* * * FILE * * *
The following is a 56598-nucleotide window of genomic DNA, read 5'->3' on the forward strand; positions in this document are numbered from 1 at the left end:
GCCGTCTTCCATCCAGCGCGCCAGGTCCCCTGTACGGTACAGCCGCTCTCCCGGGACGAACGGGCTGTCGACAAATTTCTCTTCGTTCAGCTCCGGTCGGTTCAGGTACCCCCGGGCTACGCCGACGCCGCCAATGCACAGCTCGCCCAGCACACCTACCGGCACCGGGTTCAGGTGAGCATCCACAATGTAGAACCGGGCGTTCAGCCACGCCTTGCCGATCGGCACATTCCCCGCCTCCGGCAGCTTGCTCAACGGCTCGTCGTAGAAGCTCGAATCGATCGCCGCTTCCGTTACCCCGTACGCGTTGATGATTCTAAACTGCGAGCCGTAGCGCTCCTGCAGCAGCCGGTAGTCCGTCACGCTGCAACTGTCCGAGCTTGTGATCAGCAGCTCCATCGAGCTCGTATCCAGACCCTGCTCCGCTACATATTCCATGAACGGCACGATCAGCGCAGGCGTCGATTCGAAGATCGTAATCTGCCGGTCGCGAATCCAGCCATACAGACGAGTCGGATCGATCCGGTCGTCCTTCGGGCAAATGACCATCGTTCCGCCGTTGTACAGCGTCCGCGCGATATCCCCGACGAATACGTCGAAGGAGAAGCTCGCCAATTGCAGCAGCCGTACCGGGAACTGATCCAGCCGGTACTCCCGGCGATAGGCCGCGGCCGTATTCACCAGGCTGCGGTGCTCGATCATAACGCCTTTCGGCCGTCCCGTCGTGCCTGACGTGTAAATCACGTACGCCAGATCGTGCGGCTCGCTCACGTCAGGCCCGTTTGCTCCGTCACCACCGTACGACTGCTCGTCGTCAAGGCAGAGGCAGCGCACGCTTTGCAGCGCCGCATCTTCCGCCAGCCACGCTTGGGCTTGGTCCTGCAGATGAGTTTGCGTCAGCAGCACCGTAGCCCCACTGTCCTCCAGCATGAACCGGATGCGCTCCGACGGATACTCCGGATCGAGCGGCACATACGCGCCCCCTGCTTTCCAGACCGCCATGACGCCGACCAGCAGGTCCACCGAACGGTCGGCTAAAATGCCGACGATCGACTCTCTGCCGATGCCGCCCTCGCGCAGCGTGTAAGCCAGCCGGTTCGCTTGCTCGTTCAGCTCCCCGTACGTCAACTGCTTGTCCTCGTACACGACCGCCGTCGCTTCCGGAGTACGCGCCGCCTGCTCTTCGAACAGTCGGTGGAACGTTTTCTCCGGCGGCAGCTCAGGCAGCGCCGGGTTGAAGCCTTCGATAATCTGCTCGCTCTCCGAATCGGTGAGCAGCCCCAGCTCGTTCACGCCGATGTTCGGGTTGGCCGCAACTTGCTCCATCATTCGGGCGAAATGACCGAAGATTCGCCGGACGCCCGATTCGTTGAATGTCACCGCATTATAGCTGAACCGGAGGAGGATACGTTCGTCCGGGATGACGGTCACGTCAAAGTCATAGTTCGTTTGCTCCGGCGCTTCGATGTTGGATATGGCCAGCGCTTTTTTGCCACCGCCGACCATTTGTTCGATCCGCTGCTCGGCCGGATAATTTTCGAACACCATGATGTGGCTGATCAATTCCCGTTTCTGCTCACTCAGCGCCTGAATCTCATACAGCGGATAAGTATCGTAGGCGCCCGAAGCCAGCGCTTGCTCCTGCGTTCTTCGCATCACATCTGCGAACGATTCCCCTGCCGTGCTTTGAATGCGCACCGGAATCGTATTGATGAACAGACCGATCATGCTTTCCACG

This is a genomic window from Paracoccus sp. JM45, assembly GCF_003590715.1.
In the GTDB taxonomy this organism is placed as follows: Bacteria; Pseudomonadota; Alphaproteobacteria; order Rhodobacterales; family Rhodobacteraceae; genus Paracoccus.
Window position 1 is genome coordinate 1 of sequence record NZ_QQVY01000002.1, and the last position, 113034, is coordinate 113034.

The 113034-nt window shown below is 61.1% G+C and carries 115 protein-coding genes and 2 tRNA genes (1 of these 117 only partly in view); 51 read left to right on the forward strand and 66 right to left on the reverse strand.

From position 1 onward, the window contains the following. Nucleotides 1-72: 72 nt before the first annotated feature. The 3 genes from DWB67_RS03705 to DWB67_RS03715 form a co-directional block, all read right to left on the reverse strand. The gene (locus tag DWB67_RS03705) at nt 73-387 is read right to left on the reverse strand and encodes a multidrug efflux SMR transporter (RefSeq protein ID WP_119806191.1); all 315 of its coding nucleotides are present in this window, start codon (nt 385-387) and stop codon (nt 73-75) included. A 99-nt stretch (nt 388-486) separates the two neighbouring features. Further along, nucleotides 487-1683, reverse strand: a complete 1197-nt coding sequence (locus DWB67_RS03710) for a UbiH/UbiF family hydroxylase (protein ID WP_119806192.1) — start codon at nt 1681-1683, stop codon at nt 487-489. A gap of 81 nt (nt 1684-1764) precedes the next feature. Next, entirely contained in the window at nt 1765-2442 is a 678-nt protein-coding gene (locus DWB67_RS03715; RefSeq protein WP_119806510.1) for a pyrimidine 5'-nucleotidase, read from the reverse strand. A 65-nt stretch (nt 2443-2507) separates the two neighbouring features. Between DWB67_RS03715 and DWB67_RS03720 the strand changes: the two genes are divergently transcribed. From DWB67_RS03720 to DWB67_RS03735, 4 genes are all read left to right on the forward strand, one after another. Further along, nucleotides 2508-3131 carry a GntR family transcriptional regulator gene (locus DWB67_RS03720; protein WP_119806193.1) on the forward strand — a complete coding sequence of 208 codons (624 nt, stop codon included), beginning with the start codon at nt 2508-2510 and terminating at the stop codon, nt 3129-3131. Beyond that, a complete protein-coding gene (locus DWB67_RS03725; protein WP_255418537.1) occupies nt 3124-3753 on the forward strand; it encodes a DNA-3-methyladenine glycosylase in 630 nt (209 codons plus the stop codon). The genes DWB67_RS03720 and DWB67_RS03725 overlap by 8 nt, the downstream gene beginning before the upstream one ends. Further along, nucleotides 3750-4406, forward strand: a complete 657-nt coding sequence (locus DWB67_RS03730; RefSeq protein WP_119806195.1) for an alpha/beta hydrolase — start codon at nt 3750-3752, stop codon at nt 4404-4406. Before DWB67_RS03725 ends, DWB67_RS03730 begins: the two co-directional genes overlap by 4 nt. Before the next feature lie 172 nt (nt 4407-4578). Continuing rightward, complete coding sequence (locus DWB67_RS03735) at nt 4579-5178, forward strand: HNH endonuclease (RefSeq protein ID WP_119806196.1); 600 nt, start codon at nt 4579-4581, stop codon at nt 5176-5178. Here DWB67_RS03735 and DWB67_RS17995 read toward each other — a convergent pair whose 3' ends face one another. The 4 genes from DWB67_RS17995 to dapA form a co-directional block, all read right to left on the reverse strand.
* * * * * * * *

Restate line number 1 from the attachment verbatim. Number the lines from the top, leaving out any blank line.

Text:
The following is a 56598-nucleotide window of genomic DNA, read 5'->3' on the forward strand; positions in this document are numbered from 1 at the left end: